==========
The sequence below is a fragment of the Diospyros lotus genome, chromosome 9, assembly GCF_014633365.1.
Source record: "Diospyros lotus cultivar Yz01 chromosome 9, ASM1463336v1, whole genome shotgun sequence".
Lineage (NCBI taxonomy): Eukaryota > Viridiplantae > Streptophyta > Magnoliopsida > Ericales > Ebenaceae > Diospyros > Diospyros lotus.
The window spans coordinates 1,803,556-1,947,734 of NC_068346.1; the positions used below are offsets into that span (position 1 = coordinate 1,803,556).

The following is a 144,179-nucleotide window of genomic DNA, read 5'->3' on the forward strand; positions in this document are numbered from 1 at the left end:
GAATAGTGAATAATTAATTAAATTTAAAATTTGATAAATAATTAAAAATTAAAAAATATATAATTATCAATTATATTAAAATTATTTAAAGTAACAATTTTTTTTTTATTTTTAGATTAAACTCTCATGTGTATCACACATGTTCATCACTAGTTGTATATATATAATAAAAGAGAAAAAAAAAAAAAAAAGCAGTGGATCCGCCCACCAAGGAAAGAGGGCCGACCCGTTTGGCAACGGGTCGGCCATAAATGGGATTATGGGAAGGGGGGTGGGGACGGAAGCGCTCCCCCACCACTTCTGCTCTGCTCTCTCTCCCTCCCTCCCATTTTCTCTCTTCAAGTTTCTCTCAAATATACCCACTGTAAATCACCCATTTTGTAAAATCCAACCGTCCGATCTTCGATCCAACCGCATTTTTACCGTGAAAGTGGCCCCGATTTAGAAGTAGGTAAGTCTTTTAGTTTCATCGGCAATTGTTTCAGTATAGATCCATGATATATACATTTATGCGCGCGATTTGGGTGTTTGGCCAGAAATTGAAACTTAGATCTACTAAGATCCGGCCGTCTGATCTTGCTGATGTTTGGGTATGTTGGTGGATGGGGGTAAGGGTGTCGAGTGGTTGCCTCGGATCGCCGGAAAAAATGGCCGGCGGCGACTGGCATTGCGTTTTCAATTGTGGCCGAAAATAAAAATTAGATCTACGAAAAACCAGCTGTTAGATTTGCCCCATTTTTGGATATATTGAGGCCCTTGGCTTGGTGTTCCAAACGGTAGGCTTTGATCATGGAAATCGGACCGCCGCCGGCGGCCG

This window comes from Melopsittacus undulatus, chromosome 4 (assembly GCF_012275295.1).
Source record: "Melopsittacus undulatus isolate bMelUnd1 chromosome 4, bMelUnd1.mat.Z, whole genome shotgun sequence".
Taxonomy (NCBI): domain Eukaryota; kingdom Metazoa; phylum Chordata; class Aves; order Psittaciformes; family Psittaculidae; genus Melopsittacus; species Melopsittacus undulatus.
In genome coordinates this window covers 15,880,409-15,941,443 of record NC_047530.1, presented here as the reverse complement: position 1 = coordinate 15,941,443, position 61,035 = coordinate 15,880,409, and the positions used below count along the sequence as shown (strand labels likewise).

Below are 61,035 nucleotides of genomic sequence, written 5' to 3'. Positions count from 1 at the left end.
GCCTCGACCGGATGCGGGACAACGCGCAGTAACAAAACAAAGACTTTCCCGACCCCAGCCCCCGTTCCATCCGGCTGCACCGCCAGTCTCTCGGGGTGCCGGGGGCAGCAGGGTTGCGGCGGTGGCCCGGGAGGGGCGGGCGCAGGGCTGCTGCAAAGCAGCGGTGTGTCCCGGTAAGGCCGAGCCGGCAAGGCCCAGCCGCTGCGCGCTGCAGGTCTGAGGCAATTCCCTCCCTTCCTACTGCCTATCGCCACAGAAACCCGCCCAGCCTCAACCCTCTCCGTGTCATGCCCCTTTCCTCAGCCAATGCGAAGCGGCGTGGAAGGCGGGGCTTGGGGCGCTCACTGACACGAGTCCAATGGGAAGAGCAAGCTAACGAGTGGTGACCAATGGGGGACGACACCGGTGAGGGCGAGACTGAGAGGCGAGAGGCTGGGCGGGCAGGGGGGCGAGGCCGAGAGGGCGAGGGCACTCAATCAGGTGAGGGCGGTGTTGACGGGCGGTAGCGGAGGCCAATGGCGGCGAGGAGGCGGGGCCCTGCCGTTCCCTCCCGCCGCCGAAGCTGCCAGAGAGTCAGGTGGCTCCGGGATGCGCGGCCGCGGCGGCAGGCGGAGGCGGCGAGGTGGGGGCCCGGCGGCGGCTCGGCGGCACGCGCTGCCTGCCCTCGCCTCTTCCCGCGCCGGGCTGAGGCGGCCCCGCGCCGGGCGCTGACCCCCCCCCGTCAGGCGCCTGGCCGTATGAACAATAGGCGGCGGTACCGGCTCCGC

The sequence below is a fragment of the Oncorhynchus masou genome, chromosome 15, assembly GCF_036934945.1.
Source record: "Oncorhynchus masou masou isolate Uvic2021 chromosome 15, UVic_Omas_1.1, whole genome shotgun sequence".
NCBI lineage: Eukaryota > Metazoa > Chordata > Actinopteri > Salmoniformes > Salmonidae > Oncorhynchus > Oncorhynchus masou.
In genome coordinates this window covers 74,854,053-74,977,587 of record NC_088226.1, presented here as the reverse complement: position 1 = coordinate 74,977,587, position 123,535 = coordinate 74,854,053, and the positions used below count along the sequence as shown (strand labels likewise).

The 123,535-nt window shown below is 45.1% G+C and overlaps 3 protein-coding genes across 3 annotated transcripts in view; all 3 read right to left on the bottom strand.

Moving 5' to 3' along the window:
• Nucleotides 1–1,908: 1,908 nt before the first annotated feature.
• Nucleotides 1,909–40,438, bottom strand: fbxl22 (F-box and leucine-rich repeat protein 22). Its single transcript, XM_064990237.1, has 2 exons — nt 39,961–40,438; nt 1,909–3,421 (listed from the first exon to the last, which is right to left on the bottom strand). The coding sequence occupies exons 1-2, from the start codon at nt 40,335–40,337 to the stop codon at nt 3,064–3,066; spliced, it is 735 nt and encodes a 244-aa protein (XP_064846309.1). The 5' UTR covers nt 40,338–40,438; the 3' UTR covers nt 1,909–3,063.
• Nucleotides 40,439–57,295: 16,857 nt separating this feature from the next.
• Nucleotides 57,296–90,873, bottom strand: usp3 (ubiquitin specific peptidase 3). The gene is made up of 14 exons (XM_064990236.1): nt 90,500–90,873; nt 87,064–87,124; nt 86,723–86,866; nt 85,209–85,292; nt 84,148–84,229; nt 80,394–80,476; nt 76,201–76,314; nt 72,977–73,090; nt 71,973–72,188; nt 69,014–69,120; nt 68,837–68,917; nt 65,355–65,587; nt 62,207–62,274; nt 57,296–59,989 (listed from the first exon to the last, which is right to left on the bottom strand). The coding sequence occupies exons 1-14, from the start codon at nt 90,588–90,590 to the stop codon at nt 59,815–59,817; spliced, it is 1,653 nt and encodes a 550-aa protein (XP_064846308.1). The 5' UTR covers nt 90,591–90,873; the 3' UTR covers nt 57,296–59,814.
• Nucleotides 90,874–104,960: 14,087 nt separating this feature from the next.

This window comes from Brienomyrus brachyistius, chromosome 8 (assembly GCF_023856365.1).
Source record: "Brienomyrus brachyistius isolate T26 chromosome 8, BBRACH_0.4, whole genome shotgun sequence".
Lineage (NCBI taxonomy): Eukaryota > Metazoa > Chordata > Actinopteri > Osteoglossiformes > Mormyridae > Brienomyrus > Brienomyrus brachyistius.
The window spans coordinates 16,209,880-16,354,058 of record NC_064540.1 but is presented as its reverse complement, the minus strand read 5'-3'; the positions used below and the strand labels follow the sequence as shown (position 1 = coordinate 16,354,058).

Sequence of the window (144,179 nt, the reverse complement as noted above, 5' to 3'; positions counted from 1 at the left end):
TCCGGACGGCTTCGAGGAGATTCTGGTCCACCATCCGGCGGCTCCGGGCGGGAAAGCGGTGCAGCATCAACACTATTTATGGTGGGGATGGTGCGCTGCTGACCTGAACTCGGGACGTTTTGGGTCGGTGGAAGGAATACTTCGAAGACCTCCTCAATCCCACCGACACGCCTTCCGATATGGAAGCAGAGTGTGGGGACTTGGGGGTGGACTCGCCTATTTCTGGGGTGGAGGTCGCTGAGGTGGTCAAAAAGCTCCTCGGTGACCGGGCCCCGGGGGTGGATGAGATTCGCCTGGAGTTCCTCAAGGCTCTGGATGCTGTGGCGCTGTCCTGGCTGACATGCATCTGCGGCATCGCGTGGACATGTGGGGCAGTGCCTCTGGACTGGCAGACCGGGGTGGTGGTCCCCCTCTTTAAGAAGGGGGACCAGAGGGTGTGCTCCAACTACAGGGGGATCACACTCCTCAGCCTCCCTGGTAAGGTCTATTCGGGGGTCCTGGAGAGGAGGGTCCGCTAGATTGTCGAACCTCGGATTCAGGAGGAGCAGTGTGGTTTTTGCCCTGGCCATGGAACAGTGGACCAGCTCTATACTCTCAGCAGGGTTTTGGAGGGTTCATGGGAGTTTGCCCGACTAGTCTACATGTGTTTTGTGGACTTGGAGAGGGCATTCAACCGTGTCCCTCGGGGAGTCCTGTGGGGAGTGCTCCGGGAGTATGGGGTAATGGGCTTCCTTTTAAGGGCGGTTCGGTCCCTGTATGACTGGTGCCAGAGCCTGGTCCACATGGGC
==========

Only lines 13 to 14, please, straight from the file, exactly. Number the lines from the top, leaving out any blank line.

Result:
The sequence below is a fragment of the Oncorhynchus masou genome, chromosome 15, assembly GCF_036934945.1.
Source record: "Oncorhynchus masou masou isolate Uvic2021 chromosome 15, UVic_Omas_1.1, whole genome shotgun sequence".